3. Catch Some Game Fish

Trout, bass and catfish galore -- and then some -- are the potential prizes when you fish in the cool temps of the Chattahoochee River. The prime area for fishing is the 12-mile stretch between Jones Bridge and Azalea Drive. Algae beds, submerged logs and rocks, plus pools with minimal currents, make for extra productive trout fishing. Expect a mixed pull of small rainbows and browns (the latter is actually naturally reproducing) and, if you're lucky, some larger holdovers from the season past. Just remember, you’ll need a valid Georgia fishing license and a trout stamp if you’re older than 16.

Novices can even take a class or head out with an authorized guide for insider tips and tricks, be it bank, wading or boat fishing. With the right technique, you might snag yourself a trophy trout: The Georgia state record brown -- a whopping 20 pounds, 14 ounces -- was caught below the Buford Dam on the Chattahoochee in 2014.

4. Paddling the Chattahoochee River

Sections of the Chattahoochee offer challenging whitewater, but most of the floating on the river is done at a leisurely pace. Sections of the Chattahoochee offer challenging whitewater, but most of the floating on the river is done at a leisurely pace. (Alan Cressler, flickr)

Is shootin' the 'hooch the official Georgia pastime yet? It truly should be, and going the full 48 miles -- save for an interruption at the dam at Morgan Falls -- should be the Peach State's crowning achievement for super-ambitious, extra-athletic paddlers.

Honestly, though, floating the calm flow of the Chattahoochee is one of the best ways to spend an early autumn day in the Atlanta outdoors. The backdrop -- a pastiche of changing leaves along the forest-lined banks punctuated by bursts of birds and other wildlife -- can't be beat, and you've got options in the way of physical exertion. Make it a leisurely, relaxing excursion on a tube or raft, or kick things up a notch with a canoe, kayak or stand-up paddleboard, challenging yourself to push for faster speeds.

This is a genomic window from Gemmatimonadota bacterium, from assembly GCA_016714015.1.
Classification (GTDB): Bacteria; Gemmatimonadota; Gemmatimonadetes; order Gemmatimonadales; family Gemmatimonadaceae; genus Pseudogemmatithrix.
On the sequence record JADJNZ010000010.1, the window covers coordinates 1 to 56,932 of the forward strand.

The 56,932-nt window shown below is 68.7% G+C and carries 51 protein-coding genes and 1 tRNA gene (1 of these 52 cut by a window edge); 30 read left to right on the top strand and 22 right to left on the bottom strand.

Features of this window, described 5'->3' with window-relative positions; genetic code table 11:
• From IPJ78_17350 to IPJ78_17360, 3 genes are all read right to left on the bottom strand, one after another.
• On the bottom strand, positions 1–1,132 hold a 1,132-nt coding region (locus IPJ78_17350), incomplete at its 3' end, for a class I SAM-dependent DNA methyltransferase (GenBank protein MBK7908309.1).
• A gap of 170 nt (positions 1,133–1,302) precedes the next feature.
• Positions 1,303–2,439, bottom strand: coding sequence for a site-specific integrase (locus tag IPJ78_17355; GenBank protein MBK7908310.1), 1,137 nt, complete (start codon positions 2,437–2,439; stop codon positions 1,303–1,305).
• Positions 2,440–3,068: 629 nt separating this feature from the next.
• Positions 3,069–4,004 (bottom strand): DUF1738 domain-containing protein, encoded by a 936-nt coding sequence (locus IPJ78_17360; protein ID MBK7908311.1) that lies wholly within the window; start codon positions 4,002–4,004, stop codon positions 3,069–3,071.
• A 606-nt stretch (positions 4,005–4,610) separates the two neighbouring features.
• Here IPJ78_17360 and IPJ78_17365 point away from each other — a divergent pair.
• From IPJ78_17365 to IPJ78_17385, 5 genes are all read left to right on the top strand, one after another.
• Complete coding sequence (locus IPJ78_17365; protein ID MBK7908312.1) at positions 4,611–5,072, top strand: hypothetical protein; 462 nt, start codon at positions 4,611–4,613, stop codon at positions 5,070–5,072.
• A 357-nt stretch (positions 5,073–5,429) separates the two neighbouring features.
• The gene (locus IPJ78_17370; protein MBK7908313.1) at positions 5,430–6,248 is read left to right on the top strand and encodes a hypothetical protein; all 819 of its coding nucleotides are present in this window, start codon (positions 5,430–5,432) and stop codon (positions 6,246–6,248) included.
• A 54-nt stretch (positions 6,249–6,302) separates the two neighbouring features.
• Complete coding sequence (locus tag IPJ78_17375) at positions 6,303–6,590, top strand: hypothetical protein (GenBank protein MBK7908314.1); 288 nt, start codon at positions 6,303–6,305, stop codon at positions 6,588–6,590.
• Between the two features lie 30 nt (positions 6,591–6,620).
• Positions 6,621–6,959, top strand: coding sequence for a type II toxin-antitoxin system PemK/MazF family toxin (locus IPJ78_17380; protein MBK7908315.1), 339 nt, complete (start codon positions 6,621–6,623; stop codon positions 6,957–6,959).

Shorter trips from Don White Memorial Park to Memorial Park (1.5 miles) or Powers Island to Paces Mill (2.5 miles) make for a half-day's jaunt, or you can opt for the longer options of Island Ford to Azalea Park (3.5 miles) or Johnson Ferry to Paces Mill (6 miles). Bring your own floatation device and life jacket or rent from one of several businesses located at the various entrances.

5. Camp Overnight at Chattahoochee Bend

Spanning nearly 3,000 acres, Chattahoochee Bend is one of the state's largest parks. Within the gargantuan tract that is this northwest Coweta County Park -- only about an hour and a half outside Atlanta -- there are umpteen campsite options, including primitive, screened-in Adirondack style, RV-ready sites with electric hook-ups, riverfront platforms and tent-only spots.